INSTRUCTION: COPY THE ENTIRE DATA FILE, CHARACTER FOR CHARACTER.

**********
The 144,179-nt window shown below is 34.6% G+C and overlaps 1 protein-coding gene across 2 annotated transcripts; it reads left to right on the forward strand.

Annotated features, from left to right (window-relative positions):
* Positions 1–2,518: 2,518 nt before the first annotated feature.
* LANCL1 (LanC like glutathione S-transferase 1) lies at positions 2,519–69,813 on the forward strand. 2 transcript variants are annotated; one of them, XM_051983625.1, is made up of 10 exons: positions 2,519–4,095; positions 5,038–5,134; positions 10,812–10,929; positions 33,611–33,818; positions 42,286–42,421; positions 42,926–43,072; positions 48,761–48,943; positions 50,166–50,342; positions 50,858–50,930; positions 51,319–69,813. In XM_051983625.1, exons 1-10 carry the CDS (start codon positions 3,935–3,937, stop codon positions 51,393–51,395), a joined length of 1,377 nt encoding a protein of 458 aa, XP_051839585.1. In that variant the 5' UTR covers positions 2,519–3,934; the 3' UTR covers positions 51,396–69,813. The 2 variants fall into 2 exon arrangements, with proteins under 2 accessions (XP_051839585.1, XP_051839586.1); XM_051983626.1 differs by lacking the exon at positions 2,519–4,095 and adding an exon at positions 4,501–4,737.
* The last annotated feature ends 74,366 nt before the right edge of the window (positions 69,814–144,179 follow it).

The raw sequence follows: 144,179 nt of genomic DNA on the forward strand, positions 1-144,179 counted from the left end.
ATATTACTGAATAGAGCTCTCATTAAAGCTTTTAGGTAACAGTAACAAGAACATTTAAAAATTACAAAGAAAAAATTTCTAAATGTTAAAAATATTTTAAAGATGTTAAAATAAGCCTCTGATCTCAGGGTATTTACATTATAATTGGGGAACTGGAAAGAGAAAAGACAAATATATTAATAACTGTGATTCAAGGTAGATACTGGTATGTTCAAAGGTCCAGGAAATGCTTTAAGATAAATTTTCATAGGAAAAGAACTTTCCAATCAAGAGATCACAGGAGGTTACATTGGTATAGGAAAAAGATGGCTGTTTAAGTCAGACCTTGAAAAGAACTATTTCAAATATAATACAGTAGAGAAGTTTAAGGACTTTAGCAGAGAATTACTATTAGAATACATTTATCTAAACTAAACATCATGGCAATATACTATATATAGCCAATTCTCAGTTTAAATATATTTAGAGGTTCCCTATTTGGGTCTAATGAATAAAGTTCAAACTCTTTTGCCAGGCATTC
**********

The 144,179-nt window shown below is 34.6% G+C and overlaps 1 protein-coding gene across 2 annotated transcripts; it reads left to right on the forward strand.

Annotated features, from left to right (window-relative positions):
* Positions 1–2,518: 2,518 nt before the first annotated feature.
* LANCL1 (LanC like glutathione S-transferase 1) lies at positions 2,519–69,813 on the forward strand. 2 transcript variants are annotated; one of them, XM_051983625.1, is made up of 10 exons: positions 2,519–4,095; positions 5,038–5,134; positions 10,812–10,929; positions 33,611–33,818; positions 42,286–42,421; positions 42,926–43,072; positions 48,761–48,943; positions 50,166–50,342; positions 50,858–50,930; positions 51,319–69,813. In XM_051983625.1, exons 1-10 carry the CDS (start codon positions 3,935–3,937, stop codon positions 51,393–51,395), a joined length of 1,377 nt encoding a protein of 458 aa, XP_051839585.1. In that variant the 5' UTR covers positions 2,519–3,934; the 3' UTR covers positions 51,396–69,813. The 2 variants fall into 2 exon arrangements, with proteins under 2 accessions (XP_051839585.1, XP_051839586.1); XM_051983626.1 differs by lacking the exon at positions 2,519–4,095 and adding an exon at positions 4,501–4,737.
* The last annotated feature ends 74,366 nt before the right edge of the window (positions 69,814–144,179 follow it).

The raw sequence follows: 144,179 nt of genomic DNA on the forward strand, positions 1-144,179 counted from the left end.
ATATTACTGAATAGAGCTCTCATTAAAGCTTTTAGGTAACAGTAACAAGAACATTTAAAAATTACAAAGAAAAAATTTCTAAATGTTAAAAATATTTTAAAGATGTTAAAATAAGCCTCTGATCTCAGGGTATTTACATTATAATTGGGGAACTGGAAAGAGAAAAGACAAATATATTAATAACTGTGATTCAAGGTAGATACTGGTATGTTCAAAGGTCCAGGAAATGCTTTAAGATAAATTTTCATAGGAAAAGAACTTTCCAATCAAGAGATCACAGGAGGTTACATTGGTATAGGAAAAAGATGGCTGTTTAAGTCAGACCTTGAAAAGAACTATTTCAAATATAATACAGTAGAGAAGTTTAAGGACTTTAGCAGAGAATTACTATTAGAATACATTTATCTAAACTAAACATCATGGCAATATACTATATATAGCCAATTCTCAGTTTAAATATATTTAGAGGTTCCCTATTTGGGTCTAATGAATAAAGTTCAAACTCTTTTGCCAGGCATTC